Do calculating machines like drawing? And if so, why? Considerations from media archaeology

Today, nobody can imagine that there was a time when only symbols and numbers went through the narrow channels into and out from computers, no icons and no visuals. There was a time when the calculating machine still had to be told what to do when its human master requested that a line was to be drawn, straight or circular, its style and areas of brilliant colors.

The early 1960s became the time when digital media started emerging around an entirely new world of using (or mis-using?) computers. They were the times, when the machine computer mutated into a medium. A fascinating medium. The semiotic engine! In the early 1960s, these visual objects were supposed to appear on paper that galleries and museums, through their directors, would say, ''that's marvellous and rather surprising,'' and cause a lot of new thinking and even be called art if it was nice enough.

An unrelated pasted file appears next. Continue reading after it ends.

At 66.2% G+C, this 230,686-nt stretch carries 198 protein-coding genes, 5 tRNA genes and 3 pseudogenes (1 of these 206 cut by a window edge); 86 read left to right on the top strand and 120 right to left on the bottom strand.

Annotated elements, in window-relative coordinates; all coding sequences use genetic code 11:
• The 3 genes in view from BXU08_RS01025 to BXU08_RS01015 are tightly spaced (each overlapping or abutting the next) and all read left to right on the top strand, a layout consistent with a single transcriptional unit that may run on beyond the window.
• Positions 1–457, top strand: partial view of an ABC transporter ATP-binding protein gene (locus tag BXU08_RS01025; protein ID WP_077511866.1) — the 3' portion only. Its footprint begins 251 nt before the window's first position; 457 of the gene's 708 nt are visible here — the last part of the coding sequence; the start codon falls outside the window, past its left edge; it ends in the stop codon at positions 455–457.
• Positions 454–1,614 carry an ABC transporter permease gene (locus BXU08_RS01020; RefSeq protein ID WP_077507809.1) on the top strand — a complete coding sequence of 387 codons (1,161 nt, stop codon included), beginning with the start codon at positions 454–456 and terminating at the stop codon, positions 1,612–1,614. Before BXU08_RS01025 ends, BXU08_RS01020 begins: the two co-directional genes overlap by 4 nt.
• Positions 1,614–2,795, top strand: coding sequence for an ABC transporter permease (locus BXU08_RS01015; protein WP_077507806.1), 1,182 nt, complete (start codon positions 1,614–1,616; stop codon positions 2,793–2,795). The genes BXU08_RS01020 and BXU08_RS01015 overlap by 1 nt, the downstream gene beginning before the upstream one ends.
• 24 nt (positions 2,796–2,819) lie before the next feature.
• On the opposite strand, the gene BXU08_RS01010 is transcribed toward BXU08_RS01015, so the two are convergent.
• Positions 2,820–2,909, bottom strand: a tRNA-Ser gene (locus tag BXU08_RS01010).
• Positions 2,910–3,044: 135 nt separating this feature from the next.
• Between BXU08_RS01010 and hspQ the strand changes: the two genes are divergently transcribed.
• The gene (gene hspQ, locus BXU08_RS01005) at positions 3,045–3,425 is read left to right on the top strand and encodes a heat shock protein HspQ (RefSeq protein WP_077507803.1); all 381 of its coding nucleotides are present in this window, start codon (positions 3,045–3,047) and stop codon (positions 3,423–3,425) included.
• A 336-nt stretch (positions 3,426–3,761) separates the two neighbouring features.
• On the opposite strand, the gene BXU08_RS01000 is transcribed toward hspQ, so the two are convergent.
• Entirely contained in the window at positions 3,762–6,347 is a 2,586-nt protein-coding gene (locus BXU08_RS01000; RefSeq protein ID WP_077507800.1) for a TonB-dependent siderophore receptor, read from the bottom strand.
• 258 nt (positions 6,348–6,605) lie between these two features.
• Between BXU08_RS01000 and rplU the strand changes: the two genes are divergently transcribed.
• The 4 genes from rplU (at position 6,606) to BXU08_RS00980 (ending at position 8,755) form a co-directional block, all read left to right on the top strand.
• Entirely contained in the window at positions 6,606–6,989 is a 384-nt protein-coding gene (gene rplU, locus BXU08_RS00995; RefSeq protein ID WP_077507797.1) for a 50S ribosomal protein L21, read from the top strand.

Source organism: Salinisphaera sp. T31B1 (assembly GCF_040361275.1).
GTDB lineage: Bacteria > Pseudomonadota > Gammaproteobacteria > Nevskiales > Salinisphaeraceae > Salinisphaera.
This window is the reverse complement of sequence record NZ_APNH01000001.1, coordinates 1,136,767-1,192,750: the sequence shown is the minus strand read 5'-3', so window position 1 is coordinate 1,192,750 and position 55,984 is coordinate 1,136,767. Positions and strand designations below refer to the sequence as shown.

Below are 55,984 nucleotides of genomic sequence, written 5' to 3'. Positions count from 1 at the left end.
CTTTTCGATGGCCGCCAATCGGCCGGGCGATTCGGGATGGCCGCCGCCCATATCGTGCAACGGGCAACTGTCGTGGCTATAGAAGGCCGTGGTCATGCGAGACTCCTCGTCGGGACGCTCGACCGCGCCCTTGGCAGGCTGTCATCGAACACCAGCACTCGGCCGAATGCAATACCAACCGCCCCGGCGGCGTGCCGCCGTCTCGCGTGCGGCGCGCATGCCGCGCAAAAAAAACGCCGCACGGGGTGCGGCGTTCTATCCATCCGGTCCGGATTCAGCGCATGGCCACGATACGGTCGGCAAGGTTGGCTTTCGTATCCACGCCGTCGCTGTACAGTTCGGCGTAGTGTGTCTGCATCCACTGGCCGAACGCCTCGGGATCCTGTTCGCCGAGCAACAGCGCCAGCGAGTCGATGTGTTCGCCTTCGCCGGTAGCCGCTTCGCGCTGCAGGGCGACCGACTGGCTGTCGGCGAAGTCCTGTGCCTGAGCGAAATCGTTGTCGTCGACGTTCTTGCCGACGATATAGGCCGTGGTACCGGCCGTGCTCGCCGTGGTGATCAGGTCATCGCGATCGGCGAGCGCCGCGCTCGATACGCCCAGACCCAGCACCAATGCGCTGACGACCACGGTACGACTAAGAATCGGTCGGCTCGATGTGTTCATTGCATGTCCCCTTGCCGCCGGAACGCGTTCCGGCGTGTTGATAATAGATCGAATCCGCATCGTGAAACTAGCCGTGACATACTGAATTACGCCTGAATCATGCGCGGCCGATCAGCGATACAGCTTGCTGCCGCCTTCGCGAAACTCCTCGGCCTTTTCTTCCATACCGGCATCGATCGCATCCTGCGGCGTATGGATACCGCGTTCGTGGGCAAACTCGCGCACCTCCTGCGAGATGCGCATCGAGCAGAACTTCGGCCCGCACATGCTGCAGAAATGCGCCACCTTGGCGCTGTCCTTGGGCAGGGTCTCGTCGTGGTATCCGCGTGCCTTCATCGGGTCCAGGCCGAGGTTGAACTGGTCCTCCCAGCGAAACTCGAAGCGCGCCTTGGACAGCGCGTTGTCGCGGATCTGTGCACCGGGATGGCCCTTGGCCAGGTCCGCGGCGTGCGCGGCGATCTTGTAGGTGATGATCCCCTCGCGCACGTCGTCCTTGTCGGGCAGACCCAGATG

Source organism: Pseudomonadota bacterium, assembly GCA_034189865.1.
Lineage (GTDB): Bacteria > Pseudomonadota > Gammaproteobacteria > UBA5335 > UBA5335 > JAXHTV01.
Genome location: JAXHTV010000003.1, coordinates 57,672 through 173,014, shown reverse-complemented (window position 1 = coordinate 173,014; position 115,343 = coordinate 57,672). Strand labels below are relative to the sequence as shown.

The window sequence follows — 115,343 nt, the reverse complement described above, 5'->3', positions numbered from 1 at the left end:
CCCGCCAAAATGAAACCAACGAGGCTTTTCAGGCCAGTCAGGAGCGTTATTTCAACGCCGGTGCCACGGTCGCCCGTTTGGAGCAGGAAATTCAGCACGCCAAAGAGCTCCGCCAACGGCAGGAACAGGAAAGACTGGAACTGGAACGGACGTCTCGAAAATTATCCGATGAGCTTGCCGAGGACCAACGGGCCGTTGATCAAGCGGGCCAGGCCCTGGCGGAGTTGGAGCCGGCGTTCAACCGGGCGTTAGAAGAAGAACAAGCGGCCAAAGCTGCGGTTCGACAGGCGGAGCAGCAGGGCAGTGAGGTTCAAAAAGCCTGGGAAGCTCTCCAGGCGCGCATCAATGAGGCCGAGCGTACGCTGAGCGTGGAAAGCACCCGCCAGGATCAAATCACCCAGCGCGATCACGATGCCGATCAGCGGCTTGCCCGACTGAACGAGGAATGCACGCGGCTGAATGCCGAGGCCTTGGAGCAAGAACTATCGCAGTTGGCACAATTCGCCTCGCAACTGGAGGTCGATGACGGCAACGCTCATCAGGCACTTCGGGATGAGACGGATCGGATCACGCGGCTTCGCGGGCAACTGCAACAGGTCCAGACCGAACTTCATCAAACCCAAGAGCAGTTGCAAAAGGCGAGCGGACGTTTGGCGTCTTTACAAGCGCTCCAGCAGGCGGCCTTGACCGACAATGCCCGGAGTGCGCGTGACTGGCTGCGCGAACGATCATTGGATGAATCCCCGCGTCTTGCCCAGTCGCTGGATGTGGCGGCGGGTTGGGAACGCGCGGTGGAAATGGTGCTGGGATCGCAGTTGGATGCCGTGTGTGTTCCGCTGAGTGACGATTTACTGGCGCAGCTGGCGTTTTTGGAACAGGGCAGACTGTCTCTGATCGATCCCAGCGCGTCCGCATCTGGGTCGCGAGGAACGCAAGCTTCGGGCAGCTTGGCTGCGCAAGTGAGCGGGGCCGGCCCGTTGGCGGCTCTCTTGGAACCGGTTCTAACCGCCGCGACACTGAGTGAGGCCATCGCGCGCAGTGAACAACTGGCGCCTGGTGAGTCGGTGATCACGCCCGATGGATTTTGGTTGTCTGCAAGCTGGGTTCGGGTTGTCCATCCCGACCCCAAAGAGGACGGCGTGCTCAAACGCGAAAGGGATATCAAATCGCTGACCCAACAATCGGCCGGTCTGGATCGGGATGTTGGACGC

In this talk, Freider Nake will be giving a bit of media archaeology of the time. The perspective will, of course, be that of languages for programming. Therefore, it will include a remark on an algebra-oriented graphics language, and a few early language constructs for graphics.







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Do calculating machines like drawing? And if so, why? Considerations from media archaeology

Article by Frieder Nake

Frieder Nake is one of the originators of ‘computer art’ and has some of his artworks in the Tate collection. In his talk, he will explain why the above title ‘do calculating machines like drawing, and if so, why?’ - is nonsensical. Artificial intelligence can only be a simulacrum of human intelligence, a reduced and computable copy, and nothing more.